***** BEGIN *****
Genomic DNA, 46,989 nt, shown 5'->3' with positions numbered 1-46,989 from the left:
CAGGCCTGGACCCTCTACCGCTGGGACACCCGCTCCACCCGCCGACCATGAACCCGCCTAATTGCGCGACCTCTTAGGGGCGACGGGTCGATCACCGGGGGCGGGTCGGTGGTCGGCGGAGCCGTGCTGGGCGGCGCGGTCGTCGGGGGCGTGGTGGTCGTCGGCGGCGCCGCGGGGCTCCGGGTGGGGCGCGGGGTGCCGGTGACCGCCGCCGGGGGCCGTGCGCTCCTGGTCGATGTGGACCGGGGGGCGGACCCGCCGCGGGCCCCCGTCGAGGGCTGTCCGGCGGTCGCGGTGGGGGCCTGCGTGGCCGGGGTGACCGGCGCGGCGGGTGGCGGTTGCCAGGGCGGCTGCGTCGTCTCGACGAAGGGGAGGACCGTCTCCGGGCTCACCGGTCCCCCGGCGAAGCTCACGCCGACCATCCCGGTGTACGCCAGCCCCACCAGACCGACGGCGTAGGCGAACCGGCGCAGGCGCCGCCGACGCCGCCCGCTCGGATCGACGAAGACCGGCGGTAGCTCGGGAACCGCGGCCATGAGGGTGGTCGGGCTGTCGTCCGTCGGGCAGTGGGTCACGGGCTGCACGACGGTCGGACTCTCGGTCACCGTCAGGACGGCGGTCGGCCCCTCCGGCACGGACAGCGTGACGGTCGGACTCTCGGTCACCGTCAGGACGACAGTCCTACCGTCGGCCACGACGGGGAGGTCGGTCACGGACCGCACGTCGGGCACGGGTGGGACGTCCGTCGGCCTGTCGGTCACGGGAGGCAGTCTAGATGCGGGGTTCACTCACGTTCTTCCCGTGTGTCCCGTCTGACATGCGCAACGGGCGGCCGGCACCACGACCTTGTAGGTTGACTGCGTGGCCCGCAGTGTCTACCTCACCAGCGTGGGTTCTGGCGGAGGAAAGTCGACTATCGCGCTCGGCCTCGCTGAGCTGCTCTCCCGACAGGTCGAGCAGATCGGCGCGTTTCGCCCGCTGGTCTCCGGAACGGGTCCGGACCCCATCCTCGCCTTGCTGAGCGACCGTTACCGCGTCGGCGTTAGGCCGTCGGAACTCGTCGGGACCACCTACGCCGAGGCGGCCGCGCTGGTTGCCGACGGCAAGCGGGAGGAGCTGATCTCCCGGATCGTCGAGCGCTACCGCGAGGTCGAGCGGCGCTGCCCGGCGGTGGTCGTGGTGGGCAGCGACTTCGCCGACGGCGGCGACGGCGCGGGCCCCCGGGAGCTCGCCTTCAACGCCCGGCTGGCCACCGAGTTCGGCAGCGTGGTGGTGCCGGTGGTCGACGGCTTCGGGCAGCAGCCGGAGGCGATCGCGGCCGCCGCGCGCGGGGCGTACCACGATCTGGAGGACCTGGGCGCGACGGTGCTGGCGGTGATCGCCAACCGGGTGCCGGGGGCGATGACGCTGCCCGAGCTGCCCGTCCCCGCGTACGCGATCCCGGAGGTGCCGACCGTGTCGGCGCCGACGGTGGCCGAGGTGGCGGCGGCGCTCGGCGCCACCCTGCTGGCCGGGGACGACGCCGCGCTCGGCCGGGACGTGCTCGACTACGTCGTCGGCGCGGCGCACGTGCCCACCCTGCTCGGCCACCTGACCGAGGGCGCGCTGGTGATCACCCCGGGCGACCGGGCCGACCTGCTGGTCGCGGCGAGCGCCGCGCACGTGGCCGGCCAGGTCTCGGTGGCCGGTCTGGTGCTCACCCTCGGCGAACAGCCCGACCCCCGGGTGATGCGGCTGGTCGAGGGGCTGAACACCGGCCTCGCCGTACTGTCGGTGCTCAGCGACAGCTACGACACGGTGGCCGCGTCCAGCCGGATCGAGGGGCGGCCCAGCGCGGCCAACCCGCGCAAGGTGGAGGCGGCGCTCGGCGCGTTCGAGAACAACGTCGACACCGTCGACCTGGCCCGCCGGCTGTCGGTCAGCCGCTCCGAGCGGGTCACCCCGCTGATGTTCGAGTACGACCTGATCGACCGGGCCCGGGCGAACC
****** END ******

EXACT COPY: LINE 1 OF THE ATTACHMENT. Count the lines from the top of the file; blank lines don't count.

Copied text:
Genomic DNA, 46,989 nt, shown 5'->3' with positions numbered 1-46,989 from the left: